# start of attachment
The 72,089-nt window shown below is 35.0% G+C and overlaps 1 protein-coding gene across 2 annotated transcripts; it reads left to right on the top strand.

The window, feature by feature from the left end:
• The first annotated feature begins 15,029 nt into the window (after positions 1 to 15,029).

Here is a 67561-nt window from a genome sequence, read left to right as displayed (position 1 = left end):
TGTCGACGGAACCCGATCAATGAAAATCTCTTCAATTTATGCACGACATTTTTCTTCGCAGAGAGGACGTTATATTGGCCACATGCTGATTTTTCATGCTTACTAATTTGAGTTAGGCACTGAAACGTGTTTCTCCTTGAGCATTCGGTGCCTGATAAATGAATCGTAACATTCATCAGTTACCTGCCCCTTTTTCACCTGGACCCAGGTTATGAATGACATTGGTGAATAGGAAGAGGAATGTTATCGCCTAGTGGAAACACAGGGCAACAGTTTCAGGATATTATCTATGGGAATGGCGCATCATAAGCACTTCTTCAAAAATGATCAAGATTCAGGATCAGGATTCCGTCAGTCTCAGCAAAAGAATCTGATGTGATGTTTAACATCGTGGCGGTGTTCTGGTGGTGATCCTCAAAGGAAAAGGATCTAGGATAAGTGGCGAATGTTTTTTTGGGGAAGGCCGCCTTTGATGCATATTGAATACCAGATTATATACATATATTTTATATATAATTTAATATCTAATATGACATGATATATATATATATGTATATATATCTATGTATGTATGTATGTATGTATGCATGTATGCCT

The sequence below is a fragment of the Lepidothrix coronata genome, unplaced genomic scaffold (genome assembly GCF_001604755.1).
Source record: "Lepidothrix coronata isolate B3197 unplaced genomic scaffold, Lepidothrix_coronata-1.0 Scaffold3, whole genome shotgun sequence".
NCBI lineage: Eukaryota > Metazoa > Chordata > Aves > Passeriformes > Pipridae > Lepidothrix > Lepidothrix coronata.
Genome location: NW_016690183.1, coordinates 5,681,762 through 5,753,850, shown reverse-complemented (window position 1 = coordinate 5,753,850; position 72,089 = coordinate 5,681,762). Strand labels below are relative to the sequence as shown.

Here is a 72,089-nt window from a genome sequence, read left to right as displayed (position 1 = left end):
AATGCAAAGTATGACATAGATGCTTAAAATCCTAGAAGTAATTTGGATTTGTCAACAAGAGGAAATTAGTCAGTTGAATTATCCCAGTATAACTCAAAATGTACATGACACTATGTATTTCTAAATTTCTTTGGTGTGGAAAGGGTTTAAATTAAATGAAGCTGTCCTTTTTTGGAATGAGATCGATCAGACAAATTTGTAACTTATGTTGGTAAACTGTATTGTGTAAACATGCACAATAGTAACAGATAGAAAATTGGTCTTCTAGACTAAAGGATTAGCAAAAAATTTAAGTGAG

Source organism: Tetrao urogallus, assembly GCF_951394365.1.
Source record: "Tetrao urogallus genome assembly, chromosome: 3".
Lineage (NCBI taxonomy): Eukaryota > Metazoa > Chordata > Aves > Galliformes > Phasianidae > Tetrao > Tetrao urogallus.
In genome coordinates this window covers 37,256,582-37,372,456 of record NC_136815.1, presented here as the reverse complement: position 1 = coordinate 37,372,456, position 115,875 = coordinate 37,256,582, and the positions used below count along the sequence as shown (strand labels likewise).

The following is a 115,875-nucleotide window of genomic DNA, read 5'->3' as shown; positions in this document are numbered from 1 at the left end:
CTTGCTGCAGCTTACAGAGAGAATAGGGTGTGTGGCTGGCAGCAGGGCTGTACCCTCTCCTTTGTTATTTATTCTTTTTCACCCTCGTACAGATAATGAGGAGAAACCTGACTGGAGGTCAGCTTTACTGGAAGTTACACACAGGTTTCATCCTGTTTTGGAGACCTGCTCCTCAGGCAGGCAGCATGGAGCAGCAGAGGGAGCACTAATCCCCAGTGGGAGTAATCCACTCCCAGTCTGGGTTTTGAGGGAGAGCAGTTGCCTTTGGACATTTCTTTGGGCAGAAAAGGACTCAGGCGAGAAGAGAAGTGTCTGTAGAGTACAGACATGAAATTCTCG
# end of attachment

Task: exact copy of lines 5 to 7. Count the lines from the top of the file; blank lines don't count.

TGTCGACGGAACCCGATCAATGAAAATCTCTTCAATTTATGCACGACATTTTTCTTCGCAGAGAGGACGTTATATTGGCCACATGCTGATTTTTCATGCTTACTAATTTGAGTTAGGCACTGAAACGTGTTTCTCCTTGAGCATTCGGTGCCTGATAAATGAATCGTAACATTCATCAGTTACCTGCCCCTTTTTCACCTGGACCCAGGTTATGAATGACATTGGTGAATAGGAAGAGGAATGTTATCGCCTAGTGGAAACACAGGGCAACAGTTTCAGGATATTATCTATGGGAATGGCGCATCATAAGCACTTCTTCAAAAATGATCAAGATTCAGGATCAGGATTCCGTCAGTCTCAGCAAAAGAATCTGATGTGATGTTTAACATCGTGGCGGTGTTCTGGTGGTGATCCTCAAAGGAAAAGGATCTAGGATAAGTGGCGAATGTTTTTTTGGGGAAGGCCGCCTTTGATGCATATTGAATACCAGATTATATACATATATTTTATATATAATTTAATATCTAATATGACATGATATATATATATATGTATATATATCTATGTATGTATGTATGTATGTATGCATGTATGCCT

The sequence below is a fragment of the Lepidothrix coronata genome, unplaced genomic scaffold (genome assembly GCF_001604755.1).
Source record: "Lepidothrix coronata isolate B3197 unplaced genomic scaffold, Lepidothrix_coronata-1.0 Scaffold3, whole genome shotgun sequence".